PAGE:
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Your Portlandia Personality Test

The New Portlandia Webseries Is Going Your Way

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Carrie and Fred understand that although we have so much in common, we’re each so beautifully unique and different. To help us navigate those differences, Portlandia has found an easy and honest way to embrace our special selves in the form of a progressive new traffic system: a specific lane for every kind of driver. It’s all in honor of the show’s 8th and final season, and it’s all presented by Subaru.

Ready to find out who you really are? Match your personality to a lane and hop on the expressway to self-understanding.

Lane 10: Trucks Piled With Junk

Your junk is falling out of your trunk. Shake a tail light, people — this lane is for you.

Lane 33: Twins

You’re like a Gemini, but waaaay more pedestrian. Maybe you and a friend just wear the same outfits a lot. Who cares, it’s just twinning enough to make you feel special.

Lane 27: Broken Windows

Bad luck follows you around and everyone knows it. Your proverbial seat is always damp from proverbial rain. Is this the universe telling you to swallow your pride? Yes.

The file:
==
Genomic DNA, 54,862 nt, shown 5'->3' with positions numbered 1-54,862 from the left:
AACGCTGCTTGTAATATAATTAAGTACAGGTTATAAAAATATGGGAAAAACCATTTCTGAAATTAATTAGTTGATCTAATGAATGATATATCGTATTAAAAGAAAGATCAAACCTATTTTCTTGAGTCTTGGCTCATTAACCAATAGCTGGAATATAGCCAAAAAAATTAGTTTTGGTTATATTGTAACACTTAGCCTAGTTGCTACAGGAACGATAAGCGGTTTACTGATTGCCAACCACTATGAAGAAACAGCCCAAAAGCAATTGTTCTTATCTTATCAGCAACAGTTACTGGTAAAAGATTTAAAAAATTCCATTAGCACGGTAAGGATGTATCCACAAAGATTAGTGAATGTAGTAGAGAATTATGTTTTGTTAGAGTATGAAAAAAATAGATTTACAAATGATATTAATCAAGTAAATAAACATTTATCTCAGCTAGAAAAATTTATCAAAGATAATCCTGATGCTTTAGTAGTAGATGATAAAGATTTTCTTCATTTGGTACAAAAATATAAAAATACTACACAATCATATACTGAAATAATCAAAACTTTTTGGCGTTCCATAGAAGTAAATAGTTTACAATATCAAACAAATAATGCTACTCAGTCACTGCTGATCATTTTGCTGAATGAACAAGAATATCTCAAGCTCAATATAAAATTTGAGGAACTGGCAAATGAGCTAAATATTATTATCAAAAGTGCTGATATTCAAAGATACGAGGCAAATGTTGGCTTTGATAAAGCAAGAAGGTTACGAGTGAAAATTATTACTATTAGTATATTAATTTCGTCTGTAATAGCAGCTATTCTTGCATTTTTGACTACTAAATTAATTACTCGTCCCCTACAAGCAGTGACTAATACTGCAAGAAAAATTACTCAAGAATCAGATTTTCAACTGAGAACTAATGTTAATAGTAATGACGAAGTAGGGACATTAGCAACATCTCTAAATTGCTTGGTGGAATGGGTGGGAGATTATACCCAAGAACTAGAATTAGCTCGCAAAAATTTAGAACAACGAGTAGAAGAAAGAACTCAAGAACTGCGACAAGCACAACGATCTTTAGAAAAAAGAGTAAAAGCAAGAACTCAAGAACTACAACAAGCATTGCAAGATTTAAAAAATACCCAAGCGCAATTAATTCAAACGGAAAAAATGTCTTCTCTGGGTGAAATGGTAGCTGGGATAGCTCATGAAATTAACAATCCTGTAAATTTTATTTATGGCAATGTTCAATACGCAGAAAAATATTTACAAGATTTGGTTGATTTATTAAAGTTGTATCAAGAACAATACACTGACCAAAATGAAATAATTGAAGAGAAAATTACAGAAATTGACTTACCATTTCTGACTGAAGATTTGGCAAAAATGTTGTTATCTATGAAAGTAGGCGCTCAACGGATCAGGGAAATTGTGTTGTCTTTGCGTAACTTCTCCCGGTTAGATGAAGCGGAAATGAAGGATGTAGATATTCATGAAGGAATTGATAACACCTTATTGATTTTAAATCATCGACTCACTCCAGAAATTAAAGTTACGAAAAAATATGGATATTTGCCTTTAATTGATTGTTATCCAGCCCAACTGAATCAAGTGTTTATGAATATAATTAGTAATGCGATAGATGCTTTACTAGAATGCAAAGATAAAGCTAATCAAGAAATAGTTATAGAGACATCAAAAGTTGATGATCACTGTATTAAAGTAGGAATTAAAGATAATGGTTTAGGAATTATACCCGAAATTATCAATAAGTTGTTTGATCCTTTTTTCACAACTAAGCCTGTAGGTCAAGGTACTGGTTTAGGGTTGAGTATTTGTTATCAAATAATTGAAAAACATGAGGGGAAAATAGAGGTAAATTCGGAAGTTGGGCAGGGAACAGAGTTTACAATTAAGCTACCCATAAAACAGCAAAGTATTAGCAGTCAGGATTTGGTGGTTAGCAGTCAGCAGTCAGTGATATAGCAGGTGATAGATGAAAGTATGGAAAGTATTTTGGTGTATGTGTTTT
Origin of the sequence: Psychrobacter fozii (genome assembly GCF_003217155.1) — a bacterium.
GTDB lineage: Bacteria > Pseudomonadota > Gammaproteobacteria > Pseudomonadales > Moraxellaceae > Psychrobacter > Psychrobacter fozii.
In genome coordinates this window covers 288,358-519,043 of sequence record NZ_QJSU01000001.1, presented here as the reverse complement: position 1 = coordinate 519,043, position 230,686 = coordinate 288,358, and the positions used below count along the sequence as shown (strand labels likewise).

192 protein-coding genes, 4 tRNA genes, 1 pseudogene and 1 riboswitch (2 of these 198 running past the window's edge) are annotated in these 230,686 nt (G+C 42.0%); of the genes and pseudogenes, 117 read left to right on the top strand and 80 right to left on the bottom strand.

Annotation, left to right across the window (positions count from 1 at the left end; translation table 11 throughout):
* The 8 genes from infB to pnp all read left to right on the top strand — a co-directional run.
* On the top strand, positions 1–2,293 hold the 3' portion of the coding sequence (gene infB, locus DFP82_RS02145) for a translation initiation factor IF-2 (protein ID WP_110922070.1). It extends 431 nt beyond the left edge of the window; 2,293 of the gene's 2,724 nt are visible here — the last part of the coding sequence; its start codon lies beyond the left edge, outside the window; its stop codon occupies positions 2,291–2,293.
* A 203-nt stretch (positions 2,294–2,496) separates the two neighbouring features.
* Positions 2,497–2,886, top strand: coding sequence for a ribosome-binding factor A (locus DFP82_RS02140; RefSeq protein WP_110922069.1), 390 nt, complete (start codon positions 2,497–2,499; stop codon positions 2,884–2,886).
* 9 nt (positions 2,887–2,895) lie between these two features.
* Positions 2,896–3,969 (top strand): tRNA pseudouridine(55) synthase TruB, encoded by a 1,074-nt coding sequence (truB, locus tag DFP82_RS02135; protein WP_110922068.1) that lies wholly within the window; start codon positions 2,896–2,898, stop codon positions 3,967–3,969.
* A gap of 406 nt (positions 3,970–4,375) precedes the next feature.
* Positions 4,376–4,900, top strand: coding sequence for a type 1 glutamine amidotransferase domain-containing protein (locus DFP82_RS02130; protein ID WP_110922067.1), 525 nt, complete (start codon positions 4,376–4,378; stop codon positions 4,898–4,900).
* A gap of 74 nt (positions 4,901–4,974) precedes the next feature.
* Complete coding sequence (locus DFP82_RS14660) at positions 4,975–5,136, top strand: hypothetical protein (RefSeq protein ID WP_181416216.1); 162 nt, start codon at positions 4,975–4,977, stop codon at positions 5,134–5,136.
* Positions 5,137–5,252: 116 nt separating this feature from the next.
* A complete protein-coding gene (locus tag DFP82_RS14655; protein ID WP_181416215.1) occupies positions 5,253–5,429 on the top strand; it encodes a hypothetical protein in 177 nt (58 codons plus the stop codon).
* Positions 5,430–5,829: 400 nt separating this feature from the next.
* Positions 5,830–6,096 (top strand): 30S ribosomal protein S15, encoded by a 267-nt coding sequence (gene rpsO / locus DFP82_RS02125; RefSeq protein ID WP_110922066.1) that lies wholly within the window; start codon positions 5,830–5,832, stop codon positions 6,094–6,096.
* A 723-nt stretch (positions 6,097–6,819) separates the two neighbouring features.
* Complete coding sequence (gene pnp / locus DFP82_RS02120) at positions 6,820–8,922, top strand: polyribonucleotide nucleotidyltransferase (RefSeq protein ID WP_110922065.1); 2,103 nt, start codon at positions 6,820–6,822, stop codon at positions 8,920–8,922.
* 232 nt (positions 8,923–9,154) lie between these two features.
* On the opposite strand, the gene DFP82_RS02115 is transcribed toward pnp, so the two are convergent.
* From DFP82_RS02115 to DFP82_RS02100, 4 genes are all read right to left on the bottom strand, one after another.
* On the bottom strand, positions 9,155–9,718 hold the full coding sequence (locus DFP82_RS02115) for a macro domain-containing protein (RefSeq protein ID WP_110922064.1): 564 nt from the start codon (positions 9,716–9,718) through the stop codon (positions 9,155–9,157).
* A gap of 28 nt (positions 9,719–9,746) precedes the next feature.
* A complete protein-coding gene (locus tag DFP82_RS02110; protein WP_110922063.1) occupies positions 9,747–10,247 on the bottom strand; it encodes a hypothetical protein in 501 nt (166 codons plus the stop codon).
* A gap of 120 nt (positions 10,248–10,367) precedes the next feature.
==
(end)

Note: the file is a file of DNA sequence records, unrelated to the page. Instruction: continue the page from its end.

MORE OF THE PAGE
Lane 69: Filthy Cars

You’re all about convenience. Getting your car washed while you drive is a no-brainer.

Lane 43: Newly Divorced Singles

It’s been a while since you’ve driven alone, and you don’t know the rules of the road anymore. What’s too fast? What’s too slow? Are you sending the right signals? Don’t worry, the breakdown lane is nearby if you need it.

Still can’t find a lane to match your personality? Check out all the videos here. And see the final season of Portlandia this spring on IFC.

Uncle-Buck

Last-Minute Holiday Gift Guide

Hits from the '80s are on repeat all Christmas Eve and Day on IFC.

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GIFs via Giphy, Photos via The Everett Collection

It’s the final countdown to Christmas and thanks to IFC’s movie marathon all Christmas Eve and Christmas Day, you can revel in classic ’80s films AND find inspiration for your last-minute gifts. Here are our recommendations, if you need a head start:

Musical Instrument

Great analog entertainment substitute when you refuse to give your kid the Nintendo Switch they’ve been drooling over.

Breakfast In Bed

Any significant other or child would appreciate these Uncle Buck-approved flapjacks. Just make sure you’re not stuck on clean up duty.

Cocktail Supplies

You’ll need them to get through the holidays.

Dance Lessons

So you can learn to shake-shake-shake (unless you know ghosts willing to lend a hand).

Comfy Clothes

With all the holiday meals, there may be some…embigenning.



Get even more great inspiration all Christmas Eve and Day on IFC, and remember…